Double taxation a hurdle for the flower sector

Written By: Ruth Mutegi
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Double taxation at the County and national levels is posing a major challenge for the flower industry with the levying of horticultural cess a serious concern.

According to the Kenya Flower Council, while the industry has been performing relatively well, there have been emerging issues on payment of horticultural cess in major flower growing areas which is hurting flower farms.

Experts project that flower sales earned Kenya 71 billion shillings in 2017, which is the highest figure in the last 7 years.

Kenya’s flower sector has been performing fairly well in the international market, attaining the lead supplier status to the EU against competitors and accounting for about 38 percent of the world flower trade.

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In 2016, Kenya exported 133,658 tonnes of flowers, earning 70.8 billion shillings, a remarkable growth since 2010 when the country earned 35.5 billion shillings from the rosy sub sector after exporting about 120,000 tonnes.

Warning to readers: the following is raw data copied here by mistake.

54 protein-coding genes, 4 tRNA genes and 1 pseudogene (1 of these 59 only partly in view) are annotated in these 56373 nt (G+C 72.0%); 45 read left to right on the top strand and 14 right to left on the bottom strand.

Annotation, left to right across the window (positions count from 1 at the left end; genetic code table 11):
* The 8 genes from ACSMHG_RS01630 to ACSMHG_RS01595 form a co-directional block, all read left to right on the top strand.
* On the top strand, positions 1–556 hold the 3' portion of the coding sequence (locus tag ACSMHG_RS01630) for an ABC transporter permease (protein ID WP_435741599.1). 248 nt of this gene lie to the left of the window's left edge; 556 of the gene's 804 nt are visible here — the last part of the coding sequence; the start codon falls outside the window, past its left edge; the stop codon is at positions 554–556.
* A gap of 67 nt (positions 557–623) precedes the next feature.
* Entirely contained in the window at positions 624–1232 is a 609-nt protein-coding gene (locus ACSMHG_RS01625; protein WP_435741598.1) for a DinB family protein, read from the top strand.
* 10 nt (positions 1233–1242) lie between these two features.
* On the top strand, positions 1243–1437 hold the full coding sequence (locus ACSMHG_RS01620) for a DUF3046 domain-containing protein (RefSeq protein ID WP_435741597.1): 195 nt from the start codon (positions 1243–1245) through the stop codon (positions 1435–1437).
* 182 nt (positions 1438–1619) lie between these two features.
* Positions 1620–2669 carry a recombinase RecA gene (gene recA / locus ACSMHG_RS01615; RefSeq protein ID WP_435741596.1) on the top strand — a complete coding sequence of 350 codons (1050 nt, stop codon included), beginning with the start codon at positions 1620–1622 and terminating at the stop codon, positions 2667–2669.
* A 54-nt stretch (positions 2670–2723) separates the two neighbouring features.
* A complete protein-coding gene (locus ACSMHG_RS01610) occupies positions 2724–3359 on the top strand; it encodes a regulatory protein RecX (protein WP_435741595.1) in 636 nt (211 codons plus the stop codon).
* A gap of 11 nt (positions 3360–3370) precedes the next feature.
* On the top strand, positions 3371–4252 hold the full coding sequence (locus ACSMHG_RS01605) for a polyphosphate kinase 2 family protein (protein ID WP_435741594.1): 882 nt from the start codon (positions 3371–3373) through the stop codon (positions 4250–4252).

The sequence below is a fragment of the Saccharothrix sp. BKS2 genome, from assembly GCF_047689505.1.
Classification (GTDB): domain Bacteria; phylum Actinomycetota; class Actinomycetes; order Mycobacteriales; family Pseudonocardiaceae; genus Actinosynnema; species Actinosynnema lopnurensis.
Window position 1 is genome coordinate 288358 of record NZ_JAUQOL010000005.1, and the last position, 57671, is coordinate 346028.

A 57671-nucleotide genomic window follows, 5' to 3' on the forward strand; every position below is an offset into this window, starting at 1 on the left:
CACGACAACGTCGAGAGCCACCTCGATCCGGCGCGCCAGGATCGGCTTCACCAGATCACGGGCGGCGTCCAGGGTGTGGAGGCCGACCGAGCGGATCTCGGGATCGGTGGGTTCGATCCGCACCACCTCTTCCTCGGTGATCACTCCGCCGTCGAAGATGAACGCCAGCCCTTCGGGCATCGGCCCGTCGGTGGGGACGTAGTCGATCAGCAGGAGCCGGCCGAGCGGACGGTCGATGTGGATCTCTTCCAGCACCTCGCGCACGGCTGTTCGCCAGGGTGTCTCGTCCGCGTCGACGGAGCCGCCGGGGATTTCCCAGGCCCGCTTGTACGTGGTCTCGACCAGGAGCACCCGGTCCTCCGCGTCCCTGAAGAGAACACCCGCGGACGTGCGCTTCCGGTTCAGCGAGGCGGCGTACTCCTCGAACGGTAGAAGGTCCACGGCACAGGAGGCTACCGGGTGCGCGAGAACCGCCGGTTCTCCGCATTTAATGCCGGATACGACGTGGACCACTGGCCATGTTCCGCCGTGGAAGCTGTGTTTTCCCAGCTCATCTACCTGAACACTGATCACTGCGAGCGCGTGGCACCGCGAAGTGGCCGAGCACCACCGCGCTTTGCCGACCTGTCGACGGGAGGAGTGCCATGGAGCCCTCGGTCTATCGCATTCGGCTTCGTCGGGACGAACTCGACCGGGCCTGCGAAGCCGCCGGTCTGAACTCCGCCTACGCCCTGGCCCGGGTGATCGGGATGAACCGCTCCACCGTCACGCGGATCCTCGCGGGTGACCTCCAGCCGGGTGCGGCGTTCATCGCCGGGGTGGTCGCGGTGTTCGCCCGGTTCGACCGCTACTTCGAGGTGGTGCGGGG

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While the country has been experiencing dry weather patterns, Kenya Flower Council CEO Jane Ngigi says the sub sector has been thriving since the warm conditions are favorable for flower production.

However, due to transition to the devolved governments, issues of double taxation have emerged with flower farms forced to pay cess at both the county and national level. Kenya Flower Council CEO Jane Ngigi says.

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The council has been working on an amicable solution to the matter both in and out of court.

The council also expects earnings in the sector to increase by 2 billion shillings this year, up from the Ksh 71 billion earned in 2017.

Issues of erratic power supply have also been a concern which flower farms say has increased the cost of production. The Kenya Flower Council is however encouraging industry players to invest in renewable energy to substitute power supply. Ngingi adds.

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Roses are still the most popular flowers from Kenya, accounting for about 60 percent of the overall flower exportsOther flowers include carnations, and lilies

Japan and Australia are the leading destinations for Kenya’s flowers, with the council banking on the introduction of direct flights to the United States later in the year to boost flower exports to America.

Locally, players in the industry are upbeat about increased sales on Valentine’s Day, which single handedly accounts for about 30 percent of total sales in the sector.

 

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